By Stephen Furnari
Flagler Schools and the Florida Department of Education recently concluded an investigation of a teacher and three paraprofessionals at Belle Terre Elementary School who were accused of unlawfully locking a fourth grade, non-verbal student with autism for 35 minutes in an empty, dark classroom, alone, while the child screamed (an act known as “seclusion”), and for verbally abusing the child.
The staff members were secretly recorded by the student’s mother, who had grave concerns that her child was being abused and, allegedly, felt the district was not adequately responding to her complaints.
Because of the nature of how the recording was obtained, it was not admissible as evidence in the investigations. Per the district’s attorney, Kristy Gavin, the evidence used in the investigations consisted mostly of interviewing the accused parties.
Predictably, the Department of Education and the district found “insufficient evidence” that staff secluded a child or inappropriately used seclusion. Some of the accused staff received what amounted to a slap on the wrist, and some retained their jobs at the district. (Two of the four employees named in the complaint were not retained for the 2019-20 school year.)
To parents in the Exceptional Student Education, or ESE, community, particularly those with non-verbal children, the outcome of this investigation is a disgrace. It highlights the extreme lack of protection afforded to a population of students who are vulnerable to abuse. Further, it sends the wrong message to would be abusers.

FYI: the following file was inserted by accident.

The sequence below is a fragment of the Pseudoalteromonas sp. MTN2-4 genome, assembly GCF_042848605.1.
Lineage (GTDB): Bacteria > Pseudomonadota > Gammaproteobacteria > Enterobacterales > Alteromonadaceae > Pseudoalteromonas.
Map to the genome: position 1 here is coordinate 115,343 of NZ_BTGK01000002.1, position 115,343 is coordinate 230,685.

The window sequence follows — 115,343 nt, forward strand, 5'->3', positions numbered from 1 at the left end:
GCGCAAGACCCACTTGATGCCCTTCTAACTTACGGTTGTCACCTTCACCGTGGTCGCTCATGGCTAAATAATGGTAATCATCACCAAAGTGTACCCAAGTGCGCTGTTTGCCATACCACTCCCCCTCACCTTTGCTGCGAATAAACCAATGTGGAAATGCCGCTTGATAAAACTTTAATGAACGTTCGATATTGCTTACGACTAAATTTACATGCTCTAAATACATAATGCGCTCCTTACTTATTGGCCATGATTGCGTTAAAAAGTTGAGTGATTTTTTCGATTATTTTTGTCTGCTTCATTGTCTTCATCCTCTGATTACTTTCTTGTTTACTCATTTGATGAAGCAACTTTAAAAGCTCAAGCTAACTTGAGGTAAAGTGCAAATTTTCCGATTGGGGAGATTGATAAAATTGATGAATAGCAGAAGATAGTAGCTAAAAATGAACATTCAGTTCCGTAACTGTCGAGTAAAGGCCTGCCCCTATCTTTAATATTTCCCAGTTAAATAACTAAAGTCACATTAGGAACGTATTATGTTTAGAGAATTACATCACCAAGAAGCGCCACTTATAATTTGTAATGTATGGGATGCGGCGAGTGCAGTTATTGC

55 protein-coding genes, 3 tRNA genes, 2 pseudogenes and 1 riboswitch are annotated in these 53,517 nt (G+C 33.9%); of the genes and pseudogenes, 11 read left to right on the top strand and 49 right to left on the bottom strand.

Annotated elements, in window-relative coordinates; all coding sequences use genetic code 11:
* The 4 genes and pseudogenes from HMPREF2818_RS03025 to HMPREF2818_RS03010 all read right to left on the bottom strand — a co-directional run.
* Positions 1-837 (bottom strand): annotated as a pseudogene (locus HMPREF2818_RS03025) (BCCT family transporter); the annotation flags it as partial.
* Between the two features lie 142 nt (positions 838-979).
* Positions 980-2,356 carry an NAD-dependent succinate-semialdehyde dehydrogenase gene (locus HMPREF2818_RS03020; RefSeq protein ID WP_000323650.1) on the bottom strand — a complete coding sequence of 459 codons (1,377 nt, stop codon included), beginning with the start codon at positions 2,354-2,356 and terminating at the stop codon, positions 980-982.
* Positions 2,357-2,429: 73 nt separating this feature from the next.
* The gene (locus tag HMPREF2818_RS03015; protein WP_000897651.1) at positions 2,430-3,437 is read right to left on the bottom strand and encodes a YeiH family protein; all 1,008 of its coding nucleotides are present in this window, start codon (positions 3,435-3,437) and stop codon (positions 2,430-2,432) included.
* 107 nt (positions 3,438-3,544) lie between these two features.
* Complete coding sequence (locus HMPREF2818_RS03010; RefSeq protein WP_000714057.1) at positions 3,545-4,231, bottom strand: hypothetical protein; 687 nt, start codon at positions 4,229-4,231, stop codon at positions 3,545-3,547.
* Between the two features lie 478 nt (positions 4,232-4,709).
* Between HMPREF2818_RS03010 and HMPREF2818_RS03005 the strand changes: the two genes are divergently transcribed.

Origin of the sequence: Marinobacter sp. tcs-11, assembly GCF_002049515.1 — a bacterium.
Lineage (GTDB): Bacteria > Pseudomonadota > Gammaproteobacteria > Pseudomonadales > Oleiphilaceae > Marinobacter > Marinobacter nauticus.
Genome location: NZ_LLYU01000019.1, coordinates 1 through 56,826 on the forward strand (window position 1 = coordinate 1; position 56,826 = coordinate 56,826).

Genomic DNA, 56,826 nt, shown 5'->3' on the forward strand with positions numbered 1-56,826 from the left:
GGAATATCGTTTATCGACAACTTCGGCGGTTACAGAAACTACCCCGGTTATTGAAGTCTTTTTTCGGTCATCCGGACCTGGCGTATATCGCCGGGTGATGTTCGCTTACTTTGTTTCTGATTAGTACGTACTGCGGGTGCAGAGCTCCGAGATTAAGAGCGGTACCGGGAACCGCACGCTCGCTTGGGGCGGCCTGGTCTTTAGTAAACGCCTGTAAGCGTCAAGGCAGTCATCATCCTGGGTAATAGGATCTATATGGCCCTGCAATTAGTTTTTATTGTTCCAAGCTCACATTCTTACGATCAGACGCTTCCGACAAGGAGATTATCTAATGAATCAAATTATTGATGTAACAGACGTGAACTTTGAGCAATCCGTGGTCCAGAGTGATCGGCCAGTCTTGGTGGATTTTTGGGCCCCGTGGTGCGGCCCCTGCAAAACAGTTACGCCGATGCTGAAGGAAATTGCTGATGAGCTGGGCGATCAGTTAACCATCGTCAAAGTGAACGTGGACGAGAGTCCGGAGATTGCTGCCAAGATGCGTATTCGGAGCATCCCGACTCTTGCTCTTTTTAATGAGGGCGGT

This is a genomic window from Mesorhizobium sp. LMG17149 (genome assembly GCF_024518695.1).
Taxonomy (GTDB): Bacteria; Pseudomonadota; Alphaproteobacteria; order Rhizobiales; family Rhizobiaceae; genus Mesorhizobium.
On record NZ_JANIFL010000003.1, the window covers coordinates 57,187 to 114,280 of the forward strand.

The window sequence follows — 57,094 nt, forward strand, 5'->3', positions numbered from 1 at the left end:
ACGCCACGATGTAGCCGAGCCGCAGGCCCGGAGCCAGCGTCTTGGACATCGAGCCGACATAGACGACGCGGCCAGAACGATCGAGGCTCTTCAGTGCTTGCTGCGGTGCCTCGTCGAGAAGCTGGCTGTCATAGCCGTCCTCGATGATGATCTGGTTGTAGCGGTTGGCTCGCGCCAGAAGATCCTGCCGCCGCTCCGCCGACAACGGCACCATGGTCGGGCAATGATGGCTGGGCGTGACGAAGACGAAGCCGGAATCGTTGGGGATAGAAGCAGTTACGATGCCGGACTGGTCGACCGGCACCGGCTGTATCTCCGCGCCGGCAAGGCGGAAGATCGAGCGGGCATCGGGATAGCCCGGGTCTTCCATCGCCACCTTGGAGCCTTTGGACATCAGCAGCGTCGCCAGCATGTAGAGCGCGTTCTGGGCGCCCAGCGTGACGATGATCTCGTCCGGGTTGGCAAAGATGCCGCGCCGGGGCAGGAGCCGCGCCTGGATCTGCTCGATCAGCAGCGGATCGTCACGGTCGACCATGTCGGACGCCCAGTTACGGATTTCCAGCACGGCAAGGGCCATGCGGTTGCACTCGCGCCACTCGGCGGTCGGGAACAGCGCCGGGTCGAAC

Non-verbal students with disabilities are the most vulnerable student population. Many of these students are trapped inside their own bodies and cannot let anyone know if they are hurt, sick, being treated unfairly, bullied, or abused.
Every day, I send my 10-year old, non-verbal daughter to school. I have to trust that bus drivers, aids, non-teaching staff, paraprofessionals and teachers will be responsible, ethical, and law abiding. That they won’t say abusive or ableist things to my child, as was recorded by the Belle Terre Elementary mom.
And what’s most disconcerting — because my child can’t tell me if there is something wrong — I have to trust that, if a member of staff is not acting appropriately, his or her peers will report it to administration and it will be dealt with swiftly and appropriately.
Can you imaging being the mom who filed the complaint against the staff at Belle Terre Elementary School? Being so scared about the safety of your child that you are driven to take the extreme measure of sending your child to school with a hidden recording device, because you know in your heart that something is wrong. An act that, under certain circumstances, is a crime in the State of Florida. (It is a third-degree felony to record a person in a setting where he or she has an expectation of privacy, and absent permission to record.)